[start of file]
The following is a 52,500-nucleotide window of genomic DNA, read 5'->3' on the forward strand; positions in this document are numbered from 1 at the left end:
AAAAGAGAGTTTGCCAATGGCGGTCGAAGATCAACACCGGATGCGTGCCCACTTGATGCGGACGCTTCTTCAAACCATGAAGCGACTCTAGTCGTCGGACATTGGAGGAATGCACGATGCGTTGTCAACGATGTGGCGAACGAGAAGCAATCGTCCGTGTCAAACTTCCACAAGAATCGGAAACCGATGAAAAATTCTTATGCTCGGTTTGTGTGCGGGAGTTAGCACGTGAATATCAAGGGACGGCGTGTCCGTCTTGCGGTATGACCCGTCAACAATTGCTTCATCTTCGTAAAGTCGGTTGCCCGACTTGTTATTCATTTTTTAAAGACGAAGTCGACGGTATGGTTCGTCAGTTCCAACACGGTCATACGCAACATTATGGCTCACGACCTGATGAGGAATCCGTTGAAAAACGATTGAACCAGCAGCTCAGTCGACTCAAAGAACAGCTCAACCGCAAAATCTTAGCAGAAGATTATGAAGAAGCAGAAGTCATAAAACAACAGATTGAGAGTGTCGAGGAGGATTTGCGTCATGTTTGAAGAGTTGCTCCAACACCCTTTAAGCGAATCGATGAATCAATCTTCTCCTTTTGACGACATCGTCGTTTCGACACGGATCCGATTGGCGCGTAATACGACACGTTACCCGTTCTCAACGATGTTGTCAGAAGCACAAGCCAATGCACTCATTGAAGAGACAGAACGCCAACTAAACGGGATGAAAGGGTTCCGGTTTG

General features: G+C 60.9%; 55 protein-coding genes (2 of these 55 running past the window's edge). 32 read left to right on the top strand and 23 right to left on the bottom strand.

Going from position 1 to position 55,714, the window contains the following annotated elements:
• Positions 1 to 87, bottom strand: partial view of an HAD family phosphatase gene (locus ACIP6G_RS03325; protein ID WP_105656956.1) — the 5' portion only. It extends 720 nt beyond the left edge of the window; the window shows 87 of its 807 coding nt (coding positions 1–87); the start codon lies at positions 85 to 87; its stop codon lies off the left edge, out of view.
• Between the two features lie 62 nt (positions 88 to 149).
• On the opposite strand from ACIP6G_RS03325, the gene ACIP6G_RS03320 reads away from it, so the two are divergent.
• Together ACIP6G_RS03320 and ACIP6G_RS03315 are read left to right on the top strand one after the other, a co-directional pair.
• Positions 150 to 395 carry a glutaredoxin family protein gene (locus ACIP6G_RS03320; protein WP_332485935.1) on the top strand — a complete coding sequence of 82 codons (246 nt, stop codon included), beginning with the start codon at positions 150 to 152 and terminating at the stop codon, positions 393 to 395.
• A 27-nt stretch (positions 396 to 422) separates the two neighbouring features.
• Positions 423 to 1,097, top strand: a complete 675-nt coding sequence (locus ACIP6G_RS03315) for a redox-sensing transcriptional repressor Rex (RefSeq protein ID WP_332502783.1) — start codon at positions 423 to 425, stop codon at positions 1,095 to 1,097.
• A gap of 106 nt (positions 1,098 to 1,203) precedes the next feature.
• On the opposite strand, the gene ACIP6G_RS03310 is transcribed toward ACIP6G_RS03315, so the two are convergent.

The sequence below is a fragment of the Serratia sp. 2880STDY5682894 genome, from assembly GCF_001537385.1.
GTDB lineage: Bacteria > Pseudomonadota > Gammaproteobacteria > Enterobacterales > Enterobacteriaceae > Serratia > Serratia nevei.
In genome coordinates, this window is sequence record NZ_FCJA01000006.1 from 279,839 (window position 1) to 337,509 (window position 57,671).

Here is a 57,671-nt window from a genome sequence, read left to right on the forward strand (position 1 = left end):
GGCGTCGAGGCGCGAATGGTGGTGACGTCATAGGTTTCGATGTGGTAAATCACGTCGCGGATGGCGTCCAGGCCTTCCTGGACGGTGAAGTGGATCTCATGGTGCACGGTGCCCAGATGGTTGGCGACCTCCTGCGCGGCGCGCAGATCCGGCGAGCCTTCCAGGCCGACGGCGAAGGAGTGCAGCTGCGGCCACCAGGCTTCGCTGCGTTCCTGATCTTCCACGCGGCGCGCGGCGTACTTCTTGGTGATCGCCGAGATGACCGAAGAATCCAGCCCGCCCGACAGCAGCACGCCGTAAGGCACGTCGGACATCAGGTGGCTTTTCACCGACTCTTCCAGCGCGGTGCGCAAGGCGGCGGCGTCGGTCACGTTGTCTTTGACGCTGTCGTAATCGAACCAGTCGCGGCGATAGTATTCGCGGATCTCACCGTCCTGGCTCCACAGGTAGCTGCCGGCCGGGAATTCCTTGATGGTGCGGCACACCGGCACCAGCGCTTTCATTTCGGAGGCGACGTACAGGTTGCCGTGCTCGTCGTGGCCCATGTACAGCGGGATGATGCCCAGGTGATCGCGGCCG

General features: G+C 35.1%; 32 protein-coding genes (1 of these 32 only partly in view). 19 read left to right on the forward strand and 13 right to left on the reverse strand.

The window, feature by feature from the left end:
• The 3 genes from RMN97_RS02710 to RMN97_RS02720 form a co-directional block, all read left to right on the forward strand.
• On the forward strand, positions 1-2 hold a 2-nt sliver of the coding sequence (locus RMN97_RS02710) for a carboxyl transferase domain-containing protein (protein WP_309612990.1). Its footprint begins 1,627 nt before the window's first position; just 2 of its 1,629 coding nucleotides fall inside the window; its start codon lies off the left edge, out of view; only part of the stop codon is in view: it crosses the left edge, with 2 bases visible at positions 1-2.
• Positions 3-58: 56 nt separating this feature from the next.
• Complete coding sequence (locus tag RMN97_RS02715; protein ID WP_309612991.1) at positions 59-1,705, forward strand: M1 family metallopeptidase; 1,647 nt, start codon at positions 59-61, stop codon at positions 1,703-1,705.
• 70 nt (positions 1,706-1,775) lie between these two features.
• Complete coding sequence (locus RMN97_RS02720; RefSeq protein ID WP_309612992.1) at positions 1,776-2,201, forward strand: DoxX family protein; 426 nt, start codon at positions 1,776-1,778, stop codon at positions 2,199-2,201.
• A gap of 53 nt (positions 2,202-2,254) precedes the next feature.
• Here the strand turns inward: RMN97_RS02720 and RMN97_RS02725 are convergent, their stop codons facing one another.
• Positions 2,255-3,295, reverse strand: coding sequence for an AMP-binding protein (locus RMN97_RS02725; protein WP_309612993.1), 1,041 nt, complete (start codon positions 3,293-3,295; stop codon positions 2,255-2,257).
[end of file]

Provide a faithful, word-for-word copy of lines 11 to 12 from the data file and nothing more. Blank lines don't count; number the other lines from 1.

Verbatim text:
• Positions 423 to 1,097, top strand: a complete 675-nt coding sequence (locus ACIP6G_RS03315) for a redox-sensing transcriptional repressor Rex (RefSeq protein ID WP_332502783.1) — start codon at positions 423 to 425, stop codon at positions 1,095 to 1,097.
• A gap of 106 nt (positions 1,098 to 1,203) precedes the next feature.